I had worked with many detectives and law enforcement agents in the past, and the one thing I didn’t want to do was create a detective who shared some of their most typical characteristics – someone who loses his temper easily, can be very intimidating most of the time, lacks patience, etc. I wanted a calmer than most detective, someone who’d use reason, instead of muscle. I also really wanted to use criminal behavior psychology in my novels, but I didn’t want to write a separate character for a profiler, or criminal psychologist, so I combined that into my main character.

I’ll admit that Hunter does share several personal characteristics with me, but a lot of authors do that.

4. My favourite Hunter book was One By One, after finishing An Evil Mind I'm now torn between the two... Do you have a particular favourite from the series or one that you enjoyed writing more than the others?

I couldn’t say that I have a favorite book out of the series. I absolutely loved writing all of them. But I’ll admit that I have struggled with the plot of certain books more than others. What I can say is that The Crucifix Killer will always mean a lot to me because it was the book that started it all. It was the book that gave me my new career.

5. Your books are widely acclaimed and receive many 5 star reviews and ratings across various platforms. Do you take notice of these reviews/ratings?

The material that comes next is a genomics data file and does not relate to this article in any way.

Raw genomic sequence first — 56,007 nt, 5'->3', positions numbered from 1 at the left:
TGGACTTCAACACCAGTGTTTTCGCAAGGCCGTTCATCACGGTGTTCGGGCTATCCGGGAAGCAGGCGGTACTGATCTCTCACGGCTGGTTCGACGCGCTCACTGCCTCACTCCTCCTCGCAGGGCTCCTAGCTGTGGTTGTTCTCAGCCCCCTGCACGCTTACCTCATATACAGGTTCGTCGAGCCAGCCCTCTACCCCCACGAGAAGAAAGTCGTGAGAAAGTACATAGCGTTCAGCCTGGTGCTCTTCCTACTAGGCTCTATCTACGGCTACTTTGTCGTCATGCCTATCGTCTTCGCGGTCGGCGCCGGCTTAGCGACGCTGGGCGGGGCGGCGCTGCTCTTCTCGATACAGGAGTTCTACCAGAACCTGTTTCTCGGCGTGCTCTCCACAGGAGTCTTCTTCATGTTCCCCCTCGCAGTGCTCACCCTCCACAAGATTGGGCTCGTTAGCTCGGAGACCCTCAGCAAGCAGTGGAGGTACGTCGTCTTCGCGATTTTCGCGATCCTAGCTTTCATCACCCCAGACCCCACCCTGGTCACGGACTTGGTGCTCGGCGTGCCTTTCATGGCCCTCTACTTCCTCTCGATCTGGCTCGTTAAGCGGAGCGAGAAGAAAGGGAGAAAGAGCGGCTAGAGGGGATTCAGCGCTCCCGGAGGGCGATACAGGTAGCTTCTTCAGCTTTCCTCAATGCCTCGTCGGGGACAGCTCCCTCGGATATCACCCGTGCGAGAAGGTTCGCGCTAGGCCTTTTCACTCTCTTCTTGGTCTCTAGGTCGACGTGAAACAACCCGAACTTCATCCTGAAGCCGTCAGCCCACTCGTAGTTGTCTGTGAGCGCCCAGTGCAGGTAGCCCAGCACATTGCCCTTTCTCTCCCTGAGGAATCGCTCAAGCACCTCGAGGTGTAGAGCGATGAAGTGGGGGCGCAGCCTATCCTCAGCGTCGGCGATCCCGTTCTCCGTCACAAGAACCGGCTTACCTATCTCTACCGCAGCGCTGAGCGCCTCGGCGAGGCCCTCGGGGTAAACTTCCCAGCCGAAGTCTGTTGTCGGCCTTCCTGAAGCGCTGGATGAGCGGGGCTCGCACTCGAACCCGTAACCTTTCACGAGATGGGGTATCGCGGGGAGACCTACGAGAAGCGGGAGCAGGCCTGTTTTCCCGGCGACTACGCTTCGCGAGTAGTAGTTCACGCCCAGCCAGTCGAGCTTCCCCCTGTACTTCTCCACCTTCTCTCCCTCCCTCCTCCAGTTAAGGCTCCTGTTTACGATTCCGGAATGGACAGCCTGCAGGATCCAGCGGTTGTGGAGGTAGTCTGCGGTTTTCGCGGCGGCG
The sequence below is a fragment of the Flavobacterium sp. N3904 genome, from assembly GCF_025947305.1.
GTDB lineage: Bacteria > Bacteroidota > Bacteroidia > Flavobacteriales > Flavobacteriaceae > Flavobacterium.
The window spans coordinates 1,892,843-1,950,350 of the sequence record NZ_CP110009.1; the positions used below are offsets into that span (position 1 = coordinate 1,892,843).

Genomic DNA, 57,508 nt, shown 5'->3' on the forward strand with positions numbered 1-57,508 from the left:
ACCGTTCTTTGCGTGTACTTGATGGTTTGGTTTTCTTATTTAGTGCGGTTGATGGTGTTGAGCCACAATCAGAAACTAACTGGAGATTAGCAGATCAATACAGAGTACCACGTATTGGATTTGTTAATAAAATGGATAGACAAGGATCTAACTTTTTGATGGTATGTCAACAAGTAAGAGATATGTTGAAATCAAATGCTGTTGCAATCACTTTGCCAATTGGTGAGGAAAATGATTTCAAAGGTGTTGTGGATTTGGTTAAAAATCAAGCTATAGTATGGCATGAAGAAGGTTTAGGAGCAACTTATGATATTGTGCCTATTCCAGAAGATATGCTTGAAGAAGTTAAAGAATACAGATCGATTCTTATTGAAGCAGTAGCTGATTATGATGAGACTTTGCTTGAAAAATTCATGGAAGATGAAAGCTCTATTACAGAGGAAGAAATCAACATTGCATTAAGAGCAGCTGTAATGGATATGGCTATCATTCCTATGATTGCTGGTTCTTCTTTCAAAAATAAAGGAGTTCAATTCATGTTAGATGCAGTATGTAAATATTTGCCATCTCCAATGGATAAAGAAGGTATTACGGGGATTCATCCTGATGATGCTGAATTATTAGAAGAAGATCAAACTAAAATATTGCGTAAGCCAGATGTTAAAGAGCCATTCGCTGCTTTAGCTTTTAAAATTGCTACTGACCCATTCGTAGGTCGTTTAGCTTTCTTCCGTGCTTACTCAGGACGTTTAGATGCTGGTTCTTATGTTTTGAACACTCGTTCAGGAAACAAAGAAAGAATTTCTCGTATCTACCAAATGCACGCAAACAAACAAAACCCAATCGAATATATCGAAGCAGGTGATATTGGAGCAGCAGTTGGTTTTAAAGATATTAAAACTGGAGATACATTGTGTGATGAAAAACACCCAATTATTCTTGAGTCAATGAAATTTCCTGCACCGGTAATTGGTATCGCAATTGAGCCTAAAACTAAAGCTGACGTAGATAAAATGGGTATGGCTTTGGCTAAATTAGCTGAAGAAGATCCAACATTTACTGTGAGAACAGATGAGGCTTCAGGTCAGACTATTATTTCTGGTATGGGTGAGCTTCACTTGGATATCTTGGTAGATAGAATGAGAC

No, I don’t. It’s something that comes from being a psychologist. I fully understand the psychological effects that reviews can have on a writer. And just because I understand the psychology behind it, it doesn’t mean I won’t get affected by it. It’s like that old saying – just because one is a doctor, it doesn’t mean one can’t get ill.

The problem with reviews is – a writer can read 1000 good reviews and 1 bad review. Guess which one the writer will remember the most. And it can also affect you subconsciously. For that reason I stay away from reading reviews as much as I can, good or bad.

6. What is your favourite thing about being an author?

The truth is that I love everything about it – the writing, the research, creating a character (hero or villain), developing the plot, the freedom that it gives me – everything.

7. As one of my favourite crime authors, do you have any favourites yourself?

I don’t think I can say that I have a favorite author, but someone I admire a lot is Frederick Forsyth.

8. Do you treat yourself or do anything to celebrate the finishing and/or publication of your books?

Not always, but sometimes. I just go out with friends and party.

9. I know you probably can't say but worth asking anyway... Will we see more from Hunter in the future or are you working on something else?

Yes, I can say it. I guess that as long as readers want to read Hunter novels, I’ll keep on writing them. So far, so good :-)

Thanks so much for Chris to agreeing to answer these questions. You can find out more about him on his website here.

An Evil Mind is released on July 31st and you can read my 5 Star Hall of Fame review here.